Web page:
The people who you will increasingly depend upon in your old age to pay taxes, keep your Social Security solvent, build Minnesota’s economy and maintain its quality of life are the least prepared to take on that future.
That’s why you should pay attention to the latest data showing high, persistent gaps between whites and black and Latino students in Minnesota. No matter where you are in Minnesota, you have a lot riding on them.
My colleague Tom Weber pulled the report data together nicely in a news story today.
Here’s my contribution: An economic argument for closing the gap:
Minnesota’s aging. State demographer Tom Gillaspy recently estimated that over the next 10 years, nearly 700,000 Minnesota Baby Boomers (currently age 52 to 63, or 1 out of every 8 Minnesotans) will “seriously contemplate retirement.”
>That’s a lot of productive people. Who will replace them?
A shrinking, more diverse high school class. High school graduates peaked last month and we are now on the slide in Minnesota. Much of that will come from a big drop in white graduates as students of color rise to about 20 percent of the graduating class statewide.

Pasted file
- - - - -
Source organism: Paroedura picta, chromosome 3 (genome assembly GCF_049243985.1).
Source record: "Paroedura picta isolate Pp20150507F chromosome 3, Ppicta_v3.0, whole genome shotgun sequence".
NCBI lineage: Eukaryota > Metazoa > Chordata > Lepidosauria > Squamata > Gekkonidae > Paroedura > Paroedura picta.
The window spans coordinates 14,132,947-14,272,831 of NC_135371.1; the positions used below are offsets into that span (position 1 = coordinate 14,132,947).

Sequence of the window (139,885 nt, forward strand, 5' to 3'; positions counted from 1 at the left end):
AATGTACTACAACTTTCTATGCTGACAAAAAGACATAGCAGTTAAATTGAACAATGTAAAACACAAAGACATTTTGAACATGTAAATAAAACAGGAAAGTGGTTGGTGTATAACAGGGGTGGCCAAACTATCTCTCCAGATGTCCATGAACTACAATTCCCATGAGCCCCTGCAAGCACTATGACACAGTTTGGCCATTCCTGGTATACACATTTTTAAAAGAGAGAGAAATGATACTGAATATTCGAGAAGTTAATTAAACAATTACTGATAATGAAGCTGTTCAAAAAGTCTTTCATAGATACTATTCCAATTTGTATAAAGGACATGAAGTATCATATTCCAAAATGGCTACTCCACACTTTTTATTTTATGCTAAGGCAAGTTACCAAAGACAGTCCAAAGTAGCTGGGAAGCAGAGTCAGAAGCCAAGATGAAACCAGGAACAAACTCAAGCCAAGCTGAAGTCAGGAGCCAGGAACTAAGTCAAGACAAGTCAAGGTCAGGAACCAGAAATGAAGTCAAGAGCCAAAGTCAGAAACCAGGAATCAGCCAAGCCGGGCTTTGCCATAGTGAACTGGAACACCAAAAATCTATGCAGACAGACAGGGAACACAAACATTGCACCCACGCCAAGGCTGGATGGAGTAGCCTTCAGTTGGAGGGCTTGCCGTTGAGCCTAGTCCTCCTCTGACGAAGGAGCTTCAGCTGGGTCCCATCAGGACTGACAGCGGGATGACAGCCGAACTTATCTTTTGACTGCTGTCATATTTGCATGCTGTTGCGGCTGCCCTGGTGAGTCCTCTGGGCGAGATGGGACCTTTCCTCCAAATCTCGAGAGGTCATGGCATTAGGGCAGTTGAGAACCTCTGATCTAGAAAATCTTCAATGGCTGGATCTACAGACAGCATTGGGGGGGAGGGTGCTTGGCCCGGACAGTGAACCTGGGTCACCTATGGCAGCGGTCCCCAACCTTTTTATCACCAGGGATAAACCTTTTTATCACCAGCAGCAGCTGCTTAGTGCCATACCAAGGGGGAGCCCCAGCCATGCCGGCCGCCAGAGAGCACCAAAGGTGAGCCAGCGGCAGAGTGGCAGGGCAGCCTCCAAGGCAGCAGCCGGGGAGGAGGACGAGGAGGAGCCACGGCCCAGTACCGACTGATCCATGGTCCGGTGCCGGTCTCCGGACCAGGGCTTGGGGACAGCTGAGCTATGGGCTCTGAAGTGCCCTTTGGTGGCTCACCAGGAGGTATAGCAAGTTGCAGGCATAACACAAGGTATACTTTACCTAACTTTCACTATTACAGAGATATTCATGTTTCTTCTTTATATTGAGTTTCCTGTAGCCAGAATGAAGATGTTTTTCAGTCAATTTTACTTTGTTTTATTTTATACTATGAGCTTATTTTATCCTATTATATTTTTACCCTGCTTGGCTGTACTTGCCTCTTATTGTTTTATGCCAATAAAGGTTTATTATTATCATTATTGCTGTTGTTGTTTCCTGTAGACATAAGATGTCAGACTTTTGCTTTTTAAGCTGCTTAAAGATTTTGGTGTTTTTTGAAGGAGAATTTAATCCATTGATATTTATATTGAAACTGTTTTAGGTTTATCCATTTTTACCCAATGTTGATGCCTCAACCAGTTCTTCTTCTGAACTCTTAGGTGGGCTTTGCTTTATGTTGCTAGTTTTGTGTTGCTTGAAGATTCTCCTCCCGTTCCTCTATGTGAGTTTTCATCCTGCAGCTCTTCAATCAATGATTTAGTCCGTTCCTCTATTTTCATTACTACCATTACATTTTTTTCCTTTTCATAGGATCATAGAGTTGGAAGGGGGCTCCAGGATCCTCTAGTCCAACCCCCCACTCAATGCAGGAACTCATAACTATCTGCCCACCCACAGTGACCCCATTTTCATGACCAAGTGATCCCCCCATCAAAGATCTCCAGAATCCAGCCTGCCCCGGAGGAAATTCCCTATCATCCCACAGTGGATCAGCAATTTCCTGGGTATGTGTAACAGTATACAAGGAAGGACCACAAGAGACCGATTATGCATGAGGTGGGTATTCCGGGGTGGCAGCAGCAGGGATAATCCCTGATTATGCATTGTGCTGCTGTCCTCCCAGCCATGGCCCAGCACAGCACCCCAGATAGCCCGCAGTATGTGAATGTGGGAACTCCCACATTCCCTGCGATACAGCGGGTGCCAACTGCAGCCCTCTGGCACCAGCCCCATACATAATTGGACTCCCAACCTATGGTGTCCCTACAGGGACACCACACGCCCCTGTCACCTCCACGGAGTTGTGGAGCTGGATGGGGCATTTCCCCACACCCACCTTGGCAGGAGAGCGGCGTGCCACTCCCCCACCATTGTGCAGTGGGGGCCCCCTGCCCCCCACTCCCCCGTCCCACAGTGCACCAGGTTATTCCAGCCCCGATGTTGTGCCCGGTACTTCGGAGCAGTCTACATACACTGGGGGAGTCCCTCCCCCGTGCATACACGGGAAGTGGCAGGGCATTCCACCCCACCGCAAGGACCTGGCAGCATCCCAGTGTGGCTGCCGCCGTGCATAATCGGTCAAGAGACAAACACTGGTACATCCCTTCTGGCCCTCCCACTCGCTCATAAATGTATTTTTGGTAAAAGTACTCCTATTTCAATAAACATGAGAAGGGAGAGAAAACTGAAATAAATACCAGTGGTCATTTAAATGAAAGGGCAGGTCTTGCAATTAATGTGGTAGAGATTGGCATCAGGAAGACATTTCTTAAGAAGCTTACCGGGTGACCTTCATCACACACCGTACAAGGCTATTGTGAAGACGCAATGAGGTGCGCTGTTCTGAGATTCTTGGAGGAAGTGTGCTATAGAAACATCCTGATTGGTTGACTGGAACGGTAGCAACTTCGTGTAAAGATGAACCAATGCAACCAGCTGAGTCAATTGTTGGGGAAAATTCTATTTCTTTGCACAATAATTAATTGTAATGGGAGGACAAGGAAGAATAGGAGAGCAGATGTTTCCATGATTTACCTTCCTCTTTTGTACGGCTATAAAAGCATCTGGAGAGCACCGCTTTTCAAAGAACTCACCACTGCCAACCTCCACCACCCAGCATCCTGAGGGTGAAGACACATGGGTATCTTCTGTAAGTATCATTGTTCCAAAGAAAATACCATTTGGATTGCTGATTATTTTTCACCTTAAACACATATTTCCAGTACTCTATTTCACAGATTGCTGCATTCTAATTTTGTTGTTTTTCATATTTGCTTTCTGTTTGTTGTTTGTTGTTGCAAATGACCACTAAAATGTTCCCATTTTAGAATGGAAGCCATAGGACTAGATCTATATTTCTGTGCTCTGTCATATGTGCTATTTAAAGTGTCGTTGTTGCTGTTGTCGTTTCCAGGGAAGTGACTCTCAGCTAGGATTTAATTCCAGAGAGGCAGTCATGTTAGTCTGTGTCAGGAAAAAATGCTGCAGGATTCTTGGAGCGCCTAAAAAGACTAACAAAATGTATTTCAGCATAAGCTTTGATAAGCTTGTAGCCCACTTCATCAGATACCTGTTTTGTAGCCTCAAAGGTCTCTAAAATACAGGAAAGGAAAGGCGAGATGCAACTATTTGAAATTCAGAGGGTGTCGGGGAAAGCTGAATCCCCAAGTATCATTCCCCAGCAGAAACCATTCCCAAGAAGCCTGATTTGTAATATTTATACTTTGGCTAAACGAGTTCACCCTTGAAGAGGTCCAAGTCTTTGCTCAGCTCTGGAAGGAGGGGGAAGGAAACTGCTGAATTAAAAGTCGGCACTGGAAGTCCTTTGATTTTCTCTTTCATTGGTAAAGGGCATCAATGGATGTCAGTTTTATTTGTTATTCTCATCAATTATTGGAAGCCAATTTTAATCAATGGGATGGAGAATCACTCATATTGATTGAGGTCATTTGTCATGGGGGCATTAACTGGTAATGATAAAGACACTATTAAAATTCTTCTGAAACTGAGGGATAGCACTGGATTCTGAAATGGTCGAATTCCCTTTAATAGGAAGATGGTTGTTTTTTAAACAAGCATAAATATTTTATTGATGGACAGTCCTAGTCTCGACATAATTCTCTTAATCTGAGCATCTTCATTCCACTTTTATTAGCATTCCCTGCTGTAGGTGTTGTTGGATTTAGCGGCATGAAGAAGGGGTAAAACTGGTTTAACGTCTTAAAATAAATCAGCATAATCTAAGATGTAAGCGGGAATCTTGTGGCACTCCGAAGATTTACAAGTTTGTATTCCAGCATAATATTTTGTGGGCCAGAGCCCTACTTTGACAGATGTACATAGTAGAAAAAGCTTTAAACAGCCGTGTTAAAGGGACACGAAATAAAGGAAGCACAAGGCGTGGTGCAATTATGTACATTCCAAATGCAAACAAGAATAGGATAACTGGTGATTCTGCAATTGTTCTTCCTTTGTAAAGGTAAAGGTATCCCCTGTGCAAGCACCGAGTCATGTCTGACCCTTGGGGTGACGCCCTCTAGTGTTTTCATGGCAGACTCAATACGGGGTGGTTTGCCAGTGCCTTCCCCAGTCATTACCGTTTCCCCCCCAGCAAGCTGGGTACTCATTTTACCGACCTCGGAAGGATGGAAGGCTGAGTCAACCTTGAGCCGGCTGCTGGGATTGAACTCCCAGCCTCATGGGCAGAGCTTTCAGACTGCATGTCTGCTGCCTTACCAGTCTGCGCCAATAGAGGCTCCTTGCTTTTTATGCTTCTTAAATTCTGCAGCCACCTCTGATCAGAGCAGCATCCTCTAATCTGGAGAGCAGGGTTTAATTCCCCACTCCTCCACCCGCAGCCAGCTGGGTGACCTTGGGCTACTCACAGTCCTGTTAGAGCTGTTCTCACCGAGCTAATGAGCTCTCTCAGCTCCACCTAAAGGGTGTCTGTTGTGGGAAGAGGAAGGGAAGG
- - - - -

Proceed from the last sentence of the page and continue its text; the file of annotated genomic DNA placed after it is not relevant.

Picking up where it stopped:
The overall demand for workers in Minnesota will be greater than the supply in coming years. Black and Latino students are the fastest growing populations in Minnesota high schools.
>How many will be ready to succeed in college and take on the job of building Minnesota’s economy, paying taxes and keeping our Social Security checks from bouncing?
5 percent. Fewer than five percent of students of color and low-income kids earn a bachelor’s degree from a Minnesota college within 10 years of their freshman year in high school, according to research by the Minnesota Minority Education Partnership and Minnesota Private College Council (published by the Citizens League).
The high school students who are college bound are woefully unprepared for college work.
At the University of Minnesota Twin Cities, fewer than half the students of color entering in 2001 had graduated by 2007 (check .pdf page 19)
I know the next question.
So how would you close the gap?
I covered K-12 and higher education for 10 years in the Twin Cities. A couple years ago I wrote down four things that work based on the stuff I’ve read and the people I talked to over the years.
I’ll roll that out in the next post.